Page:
The study also found that variations in genes that control levels of a central component of blood clotting – known as factor 8 – were associated with severe disease in Covid-19.
This may explain some of the clotting abnormalities seen in severe cases of Covid-19. Factor 8 is the gene underlying the most common type of hemophilia.
Professor Kenneth Baillie, the project’s lead researcher and consultant in critical care medicine at the University of Edinburgh, said: “Our latest findings point to specific molecular targets in critical Covid-19. These findings explain why some people develop life-threatening Covid-19, while others show no symptoms. But more importantly, it gives us a deep understanding of the disease process and is a big step forward in the search for more effective treatments.
“It is now true to say that we understand the mechanisms of Covid better than the other syndromes we treat in intensive care in normal times – sepsis, influenza and other forms of serious illness. Covid-19 shows us the way to combat these problems in the future.”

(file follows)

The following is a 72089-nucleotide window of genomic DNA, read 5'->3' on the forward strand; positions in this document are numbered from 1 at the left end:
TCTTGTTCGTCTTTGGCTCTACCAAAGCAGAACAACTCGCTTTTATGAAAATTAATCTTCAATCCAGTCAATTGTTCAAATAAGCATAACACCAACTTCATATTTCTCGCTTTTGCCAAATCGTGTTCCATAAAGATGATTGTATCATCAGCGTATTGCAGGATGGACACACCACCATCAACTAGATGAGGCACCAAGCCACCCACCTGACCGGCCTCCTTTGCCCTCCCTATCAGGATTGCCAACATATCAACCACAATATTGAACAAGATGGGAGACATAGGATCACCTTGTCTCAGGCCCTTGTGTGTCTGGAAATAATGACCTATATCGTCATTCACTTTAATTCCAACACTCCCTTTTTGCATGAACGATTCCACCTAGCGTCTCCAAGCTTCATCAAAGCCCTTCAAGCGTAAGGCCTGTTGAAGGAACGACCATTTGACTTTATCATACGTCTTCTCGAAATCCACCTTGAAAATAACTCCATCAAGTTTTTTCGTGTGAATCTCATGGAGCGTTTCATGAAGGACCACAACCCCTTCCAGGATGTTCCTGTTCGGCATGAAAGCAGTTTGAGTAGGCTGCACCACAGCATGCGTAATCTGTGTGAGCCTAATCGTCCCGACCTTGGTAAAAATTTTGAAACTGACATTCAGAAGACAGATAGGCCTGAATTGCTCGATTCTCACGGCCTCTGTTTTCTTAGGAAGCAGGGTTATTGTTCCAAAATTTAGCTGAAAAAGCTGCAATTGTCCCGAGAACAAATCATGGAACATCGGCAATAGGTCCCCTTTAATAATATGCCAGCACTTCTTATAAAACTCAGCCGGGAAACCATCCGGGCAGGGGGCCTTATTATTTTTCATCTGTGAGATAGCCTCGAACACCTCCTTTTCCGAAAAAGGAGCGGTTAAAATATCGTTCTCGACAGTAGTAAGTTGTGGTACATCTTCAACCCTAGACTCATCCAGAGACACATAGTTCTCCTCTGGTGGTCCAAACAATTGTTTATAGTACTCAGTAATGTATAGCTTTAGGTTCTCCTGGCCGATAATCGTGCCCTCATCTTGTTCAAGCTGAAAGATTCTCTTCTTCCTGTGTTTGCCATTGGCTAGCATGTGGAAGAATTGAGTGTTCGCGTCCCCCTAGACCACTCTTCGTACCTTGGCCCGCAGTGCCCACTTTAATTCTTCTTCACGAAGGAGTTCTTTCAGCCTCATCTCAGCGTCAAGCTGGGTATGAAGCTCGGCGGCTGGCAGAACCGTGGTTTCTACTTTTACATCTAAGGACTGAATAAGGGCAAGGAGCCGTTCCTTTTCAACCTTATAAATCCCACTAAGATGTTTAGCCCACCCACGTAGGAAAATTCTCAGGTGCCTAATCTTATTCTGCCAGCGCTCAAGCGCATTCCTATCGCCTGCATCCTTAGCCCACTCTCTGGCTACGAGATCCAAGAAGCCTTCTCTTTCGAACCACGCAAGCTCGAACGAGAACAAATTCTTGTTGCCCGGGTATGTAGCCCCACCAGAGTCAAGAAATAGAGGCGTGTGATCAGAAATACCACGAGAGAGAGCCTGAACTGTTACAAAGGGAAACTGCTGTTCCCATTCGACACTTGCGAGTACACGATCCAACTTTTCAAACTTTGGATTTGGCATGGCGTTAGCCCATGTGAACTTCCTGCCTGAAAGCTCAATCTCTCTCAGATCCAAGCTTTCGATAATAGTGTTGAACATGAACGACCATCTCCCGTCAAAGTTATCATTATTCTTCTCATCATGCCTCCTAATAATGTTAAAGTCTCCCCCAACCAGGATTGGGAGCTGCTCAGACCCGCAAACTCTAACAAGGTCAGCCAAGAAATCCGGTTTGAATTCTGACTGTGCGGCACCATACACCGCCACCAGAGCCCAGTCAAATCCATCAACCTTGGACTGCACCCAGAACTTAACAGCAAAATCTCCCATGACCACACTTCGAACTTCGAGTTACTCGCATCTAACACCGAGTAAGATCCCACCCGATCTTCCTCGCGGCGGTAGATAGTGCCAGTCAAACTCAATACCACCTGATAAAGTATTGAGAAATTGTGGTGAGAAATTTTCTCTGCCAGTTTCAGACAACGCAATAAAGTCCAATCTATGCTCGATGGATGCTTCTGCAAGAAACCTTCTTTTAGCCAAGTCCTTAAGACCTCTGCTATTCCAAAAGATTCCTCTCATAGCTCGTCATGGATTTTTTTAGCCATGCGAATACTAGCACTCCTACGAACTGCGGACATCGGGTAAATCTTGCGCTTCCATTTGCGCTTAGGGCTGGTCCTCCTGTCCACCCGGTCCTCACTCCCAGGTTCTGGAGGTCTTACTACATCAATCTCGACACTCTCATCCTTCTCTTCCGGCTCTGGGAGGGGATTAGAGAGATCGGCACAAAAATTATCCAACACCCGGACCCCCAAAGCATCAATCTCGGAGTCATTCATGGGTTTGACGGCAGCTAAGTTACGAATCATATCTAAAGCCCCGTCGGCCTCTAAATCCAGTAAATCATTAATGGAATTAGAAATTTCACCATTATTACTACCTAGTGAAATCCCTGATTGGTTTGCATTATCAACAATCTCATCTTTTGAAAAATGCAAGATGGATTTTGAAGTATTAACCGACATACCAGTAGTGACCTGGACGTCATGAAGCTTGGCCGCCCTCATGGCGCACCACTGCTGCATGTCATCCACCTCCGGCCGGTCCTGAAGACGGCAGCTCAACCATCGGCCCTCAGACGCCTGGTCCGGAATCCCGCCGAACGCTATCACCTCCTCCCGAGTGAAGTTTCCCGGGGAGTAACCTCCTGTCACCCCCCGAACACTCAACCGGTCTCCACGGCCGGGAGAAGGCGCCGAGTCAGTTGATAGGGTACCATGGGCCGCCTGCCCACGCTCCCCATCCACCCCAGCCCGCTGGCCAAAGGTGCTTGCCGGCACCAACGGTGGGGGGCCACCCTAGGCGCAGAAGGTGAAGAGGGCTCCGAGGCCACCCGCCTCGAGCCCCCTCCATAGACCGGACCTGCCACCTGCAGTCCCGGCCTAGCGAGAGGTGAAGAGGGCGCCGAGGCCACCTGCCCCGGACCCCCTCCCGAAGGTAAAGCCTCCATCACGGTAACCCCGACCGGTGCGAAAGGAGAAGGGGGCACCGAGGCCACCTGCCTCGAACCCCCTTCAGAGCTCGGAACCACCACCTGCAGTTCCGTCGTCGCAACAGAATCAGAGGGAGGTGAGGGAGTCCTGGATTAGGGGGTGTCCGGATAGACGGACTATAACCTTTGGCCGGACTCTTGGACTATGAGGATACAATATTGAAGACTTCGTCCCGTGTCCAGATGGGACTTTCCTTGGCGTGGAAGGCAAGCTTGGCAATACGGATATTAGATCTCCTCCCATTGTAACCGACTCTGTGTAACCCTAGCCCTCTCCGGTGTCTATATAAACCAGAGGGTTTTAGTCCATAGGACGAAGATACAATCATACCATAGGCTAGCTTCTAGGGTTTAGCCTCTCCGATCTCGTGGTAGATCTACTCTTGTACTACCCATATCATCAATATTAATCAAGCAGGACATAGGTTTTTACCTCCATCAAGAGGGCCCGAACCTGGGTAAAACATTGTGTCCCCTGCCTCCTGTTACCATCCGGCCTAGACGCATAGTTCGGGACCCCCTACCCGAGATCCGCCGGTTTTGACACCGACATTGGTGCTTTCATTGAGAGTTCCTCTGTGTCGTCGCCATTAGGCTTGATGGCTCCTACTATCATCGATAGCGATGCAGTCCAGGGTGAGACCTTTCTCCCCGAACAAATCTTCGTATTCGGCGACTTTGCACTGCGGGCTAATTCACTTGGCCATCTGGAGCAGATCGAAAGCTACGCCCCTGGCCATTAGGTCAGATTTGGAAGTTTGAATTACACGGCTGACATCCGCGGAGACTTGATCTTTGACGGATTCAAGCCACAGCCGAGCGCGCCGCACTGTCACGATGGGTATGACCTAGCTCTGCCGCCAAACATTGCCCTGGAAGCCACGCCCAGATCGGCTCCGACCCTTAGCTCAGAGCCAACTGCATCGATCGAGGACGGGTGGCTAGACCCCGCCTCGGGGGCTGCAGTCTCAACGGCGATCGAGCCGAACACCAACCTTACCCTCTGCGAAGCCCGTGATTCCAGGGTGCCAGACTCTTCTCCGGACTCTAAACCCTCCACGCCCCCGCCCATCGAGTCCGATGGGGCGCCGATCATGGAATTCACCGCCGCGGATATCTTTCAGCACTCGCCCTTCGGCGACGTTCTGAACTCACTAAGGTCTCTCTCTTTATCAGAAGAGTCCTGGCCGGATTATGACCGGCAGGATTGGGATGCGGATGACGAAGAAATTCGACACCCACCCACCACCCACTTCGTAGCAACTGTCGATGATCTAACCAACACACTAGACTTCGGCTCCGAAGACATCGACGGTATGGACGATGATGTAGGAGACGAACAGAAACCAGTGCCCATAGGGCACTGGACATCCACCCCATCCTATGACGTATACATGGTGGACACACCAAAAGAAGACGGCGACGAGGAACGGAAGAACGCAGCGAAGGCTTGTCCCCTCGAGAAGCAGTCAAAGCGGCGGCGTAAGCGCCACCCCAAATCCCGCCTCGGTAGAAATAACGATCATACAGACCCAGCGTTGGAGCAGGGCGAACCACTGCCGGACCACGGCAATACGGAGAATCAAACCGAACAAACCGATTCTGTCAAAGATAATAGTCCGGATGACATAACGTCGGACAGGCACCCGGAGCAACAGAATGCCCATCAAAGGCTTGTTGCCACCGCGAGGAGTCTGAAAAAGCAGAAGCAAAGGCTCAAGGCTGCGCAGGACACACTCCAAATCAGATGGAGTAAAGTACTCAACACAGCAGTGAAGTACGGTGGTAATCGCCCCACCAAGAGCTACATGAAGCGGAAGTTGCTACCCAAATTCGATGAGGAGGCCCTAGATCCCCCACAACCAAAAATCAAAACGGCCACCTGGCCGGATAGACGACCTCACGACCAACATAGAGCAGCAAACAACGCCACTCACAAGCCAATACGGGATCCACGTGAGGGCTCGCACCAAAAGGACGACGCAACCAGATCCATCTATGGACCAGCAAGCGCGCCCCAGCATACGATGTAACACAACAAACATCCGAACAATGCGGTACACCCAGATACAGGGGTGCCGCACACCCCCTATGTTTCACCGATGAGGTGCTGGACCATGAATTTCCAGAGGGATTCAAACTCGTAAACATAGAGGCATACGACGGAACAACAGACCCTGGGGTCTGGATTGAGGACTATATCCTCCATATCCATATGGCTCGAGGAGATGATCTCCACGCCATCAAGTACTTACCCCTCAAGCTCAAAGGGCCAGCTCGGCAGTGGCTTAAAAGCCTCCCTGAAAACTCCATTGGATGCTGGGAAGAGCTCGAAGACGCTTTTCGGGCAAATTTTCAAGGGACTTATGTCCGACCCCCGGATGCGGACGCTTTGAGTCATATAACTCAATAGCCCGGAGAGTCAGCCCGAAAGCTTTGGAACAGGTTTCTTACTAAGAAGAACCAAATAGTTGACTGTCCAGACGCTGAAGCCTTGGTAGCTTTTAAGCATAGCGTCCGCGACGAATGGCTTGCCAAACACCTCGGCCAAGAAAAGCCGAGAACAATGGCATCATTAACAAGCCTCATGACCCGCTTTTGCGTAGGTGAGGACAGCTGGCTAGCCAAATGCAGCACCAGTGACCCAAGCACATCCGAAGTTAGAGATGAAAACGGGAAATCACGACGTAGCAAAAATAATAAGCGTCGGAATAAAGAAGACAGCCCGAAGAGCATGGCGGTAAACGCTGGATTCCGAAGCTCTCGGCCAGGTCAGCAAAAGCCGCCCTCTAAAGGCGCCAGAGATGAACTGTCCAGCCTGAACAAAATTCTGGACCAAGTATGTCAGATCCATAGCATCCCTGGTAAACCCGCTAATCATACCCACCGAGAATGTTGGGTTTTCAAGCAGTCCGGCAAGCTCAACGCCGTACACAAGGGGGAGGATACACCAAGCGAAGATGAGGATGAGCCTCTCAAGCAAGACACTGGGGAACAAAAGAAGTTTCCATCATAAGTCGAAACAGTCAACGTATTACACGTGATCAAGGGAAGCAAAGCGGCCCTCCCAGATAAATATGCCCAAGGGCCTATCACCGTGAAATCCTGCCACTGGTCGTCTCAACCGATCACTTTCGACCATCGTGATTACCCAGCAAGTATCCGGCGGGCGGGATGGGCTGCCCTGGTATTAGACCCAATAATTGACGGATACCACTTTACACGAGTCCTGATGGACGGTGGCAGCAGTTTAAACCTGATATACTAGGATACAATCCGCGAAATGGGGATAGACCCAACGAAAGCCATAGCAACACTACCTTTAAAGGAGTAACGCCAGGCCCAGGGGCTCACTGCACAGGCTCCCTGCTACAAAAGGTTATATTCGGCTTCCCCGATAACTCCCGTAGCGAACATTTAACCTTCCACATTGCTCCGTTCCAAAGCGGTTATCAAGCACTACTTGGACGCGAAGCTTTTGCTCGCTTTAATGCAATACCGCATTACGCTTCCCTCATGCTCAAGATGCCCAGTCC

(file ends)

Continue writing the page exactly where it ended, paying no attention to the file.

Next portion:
Professor Sir Mark Caulfield of Queen Mary University of London, former chief scientist at Genomics England and co-author of this study, said: “As Covid-19 evolves, we need to focus on reducing the number of people becoming seriously ill and hospitalized.Through all of our genome sequencing research, we have discovered new gene variants that predispose people to serious diseases – which now offer a pathway to new tests and treatments, to help protect the public and the NHS from this virus.
Dr Rich Scott, Chief Medical Officer of Genomics England, said: “Strategically, we are at a point where genomic science is becoming an integral part of the national infrastructure for routine healthcare. This study illustrates the value of sequencing of the whole genome to detect rare diseases and common variants that influence serious illnesses requiring intensive care.This represents a big step forward in our understanding of how our genetic makeup influences serious illnesses with Covid-19.